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Outside the new testament writings, the earliest Christian document we possess is an anonymous letter of the church of Rome to the church of Corinth. It was written about A.D. 96, and was so highly esteemed in Christian antiquity that for a while it was even reckoned as part of the canon in Egypt and Syria.99Clement of Alexandria cites it as Scripture, and it is found in Syriac and Coptic codices of the N.T. as well as being appended to the Codex Alexandrinus. Very ancient tradition ascribes the letter to a certain Clement who, according to the early episcopal lists, was the third bishop of Rome. The style of the document is simple and clear, though it is marked by some rhetorical devices, notably a fondness for synonyms. The importance of the letter lies in the picture it gives us of early Roman Christianity. Here we see a version of the gospel which, while reflecting Paulinism, is more strongly influenced by Hellenistic Judaism, and which, in several ways, foreshadows the leading emphases of later Roman Catholicism.


Some references in the letter itself indicate that it stems from the period of the second generation of Christians. The Neronian persecution of A.D. 64 is already past (chs. 5; 6): the Corinthians are viewed as an "ancient church" (ch. 47:6), and there are in Rome those who from youth to old age have lived irreproachable Christian lives (ch. 63:3). Yet Peter and Paul can be described as heroes belonging to "our own generation" (ch. 5:1); and while the apostles have passed away, there still 34 survive some whom they appointed as presbyters (ch. 44). Certain calamities have again befallen the church (chs. 1:1; 7:1). These are distinguished from the Neronian persecution (ch. 7:1), and are generally taken to refer to Domitian's capricious attacks on Christians. While we are not well informed about these, there is sufficient evidence to credit them.1010The relevant passages will be found in J. B. Lightfoot, The Apostolic Fathers, Part I, Vol. I, pp. 104 ff. A further indication that the letter belongs to the first century is the lack of a knowledge of the canonical Gospels. All in all, there can be little doubt that A.D. 96 or 97 (the end of Domitian's reign or the beginning of Nerva's) is the correct date.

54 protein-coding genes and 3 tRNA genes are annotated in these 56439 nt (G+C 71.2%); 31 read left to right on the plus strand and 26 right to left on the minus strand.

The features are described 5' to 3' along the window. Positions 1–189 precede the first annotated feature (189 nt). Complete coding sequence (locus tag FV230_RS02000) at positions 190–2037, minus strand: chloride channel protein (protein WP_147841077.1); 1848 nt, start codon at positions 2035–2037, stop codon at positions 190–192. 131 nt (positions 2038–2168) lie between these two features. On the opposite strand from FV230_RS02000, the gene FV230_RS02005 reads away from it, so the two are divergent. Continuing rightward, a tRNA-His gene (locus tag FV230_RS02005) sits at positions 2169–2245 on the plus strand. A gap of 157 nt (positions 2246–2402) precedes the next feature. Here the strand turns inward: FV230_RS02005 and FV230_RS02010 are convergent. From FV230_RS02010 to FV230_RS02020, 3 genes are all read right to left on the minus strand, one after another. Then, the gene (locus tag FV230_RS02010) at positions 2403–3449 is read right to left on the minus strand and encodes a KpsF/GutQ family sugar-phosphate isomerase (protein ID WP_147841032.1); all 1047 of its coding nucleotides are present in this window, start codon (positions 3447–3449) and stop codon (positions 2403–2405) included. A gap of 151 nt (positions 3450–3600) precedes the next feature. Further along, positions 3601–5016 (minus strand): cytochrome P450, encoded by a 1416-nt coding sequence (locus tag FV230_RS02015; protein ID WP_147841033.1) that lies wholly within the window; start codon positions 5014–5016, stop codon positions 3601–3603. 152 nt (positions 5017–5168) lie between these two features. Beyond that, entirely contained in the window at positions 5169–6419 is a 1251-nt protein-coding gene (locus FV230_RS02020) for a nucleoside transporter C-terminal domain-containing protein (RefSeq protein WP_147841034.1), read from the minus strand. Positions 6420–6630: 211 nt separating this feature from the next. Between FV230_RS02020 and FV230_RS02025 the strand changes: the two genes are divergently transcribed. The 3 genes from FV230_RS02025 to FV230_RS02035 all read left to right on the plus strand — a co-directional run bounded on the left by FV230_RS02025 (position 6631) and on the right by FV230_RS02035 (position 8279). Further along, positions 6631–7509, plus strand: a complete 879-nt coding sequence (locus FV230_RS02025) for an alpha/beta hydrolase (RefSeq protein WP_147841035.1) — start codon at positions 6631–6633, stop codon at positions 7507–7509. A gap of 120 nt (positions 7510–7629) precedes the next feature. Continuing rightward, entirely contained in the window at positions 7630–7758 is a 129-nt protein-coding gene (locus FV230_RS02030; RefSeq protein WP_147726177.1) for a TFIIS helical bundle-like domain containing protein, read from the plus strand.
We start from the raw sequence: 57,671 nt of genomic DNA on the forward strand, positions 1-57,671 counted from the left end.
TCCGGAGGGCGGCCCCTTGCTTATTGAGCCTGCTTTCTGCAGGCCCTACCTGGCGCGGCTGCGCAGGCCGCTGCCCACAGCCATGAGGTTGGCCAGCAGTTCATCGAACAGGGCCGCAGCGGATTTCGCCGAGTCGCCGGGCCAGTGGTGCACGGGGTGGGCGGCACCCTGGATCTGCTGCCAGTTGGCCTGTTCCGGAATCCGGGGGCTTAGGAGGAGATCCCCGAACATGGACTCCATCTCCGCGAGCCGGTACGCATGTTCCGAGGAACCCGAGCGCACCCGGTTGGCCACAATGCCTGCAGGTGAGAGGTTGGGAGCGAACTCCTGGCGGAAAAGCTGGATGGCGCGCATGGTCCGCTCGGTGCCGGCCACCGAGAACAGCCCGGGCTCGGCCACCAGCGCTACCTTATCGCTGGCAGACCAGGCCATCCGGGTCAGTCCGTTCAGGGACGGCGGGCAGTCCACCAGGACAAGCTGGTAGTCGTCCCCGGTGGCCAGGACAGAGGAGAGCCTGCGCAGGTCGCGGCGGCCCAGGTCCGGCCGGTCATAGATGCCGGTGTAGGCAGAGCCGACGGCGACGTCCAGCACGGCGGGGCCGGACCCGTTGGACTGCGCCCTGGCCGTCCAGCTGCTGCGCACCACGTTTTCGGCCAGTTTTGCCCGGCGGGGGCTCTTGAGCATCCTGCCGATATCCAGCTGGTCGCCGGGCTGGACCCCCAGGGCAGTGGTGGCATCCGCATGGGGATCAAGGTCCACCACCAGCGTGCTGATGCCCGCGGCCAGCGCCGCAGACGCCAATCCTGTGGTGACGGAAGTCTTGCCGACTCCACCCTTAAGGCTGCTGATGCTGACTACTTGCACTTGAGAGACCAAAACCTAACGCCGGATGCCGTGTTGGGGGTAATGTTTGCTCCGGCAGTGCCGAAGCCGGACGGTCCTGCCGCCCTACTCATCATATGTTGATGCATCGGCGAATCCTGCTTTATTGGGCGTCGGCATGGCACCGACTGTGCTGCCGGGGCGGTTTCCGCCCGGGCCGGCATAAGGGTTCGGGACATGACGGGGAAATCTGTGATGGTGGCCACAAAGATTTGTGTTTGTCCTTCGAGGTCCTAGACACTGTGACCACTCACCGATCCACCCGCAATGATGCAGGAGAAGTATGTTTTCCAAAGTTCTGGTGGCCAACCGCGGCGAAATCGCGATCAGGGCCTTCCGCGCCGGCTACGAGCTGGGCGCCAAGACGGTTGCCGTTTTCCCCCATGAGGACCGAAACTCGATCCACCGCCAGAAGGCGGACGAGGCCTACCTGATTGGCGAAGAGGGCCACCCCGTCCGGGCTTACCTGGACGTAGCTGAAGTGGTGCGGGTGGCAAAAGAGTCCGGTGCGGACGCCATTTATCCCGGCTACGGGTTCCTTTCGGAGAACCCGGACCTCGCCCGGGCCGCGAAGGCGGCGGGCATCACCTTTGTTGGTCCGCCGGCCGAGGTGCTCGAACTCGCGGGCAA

The occasion of the letter was a schism in the Corinthian church. The same factious spirit that Paul had encountered there had once again provoked serious dissension. It appears that some young men had been the ringleaders of a revolt which had succeeded in deposing the ruling presbyters (chs. 3:3; 44:6). Exactly what lay behind this action is not altogether clear. It may be that these youths, restless under the rule of clergy considerably older than themselves and who held office for life, sought to introduce a more flexible system into the ministry. Following the custom of the cults, they may have wished for annual elections and for a constant change of officers. It is probable, however, that an even deeper issue was involved. There are hints in the letter that the rebels claimed to have particular spiritual gifts which (in their judgment) were not receiving adequate recognition. They were ascetics observing continence (ch. 38:2). They boasted of "gnosis"—secret knowledge of the faith, that is, revealed only to the elite (ch. 48:5). Perhaps, too, they spoke with tongues, though the references are equally open to the interpretation that they were persuasive and powerful speakers (chs. 21:5; 57:2). These slight indications might lead us to suppose that the strife was between charismatics and the regular ministry. In the course of the Church's history those with special spiritual gifts have not seldom felt slighted if they received insufficient recognition or failed to be elected to office. This is the reverse of the situation reflected in the Didache, where the visiting prophet is held in high esteem and it is the claims of the local ministry that have to be pressed (chs. 11:3 ff.; 13; 15:1, 2).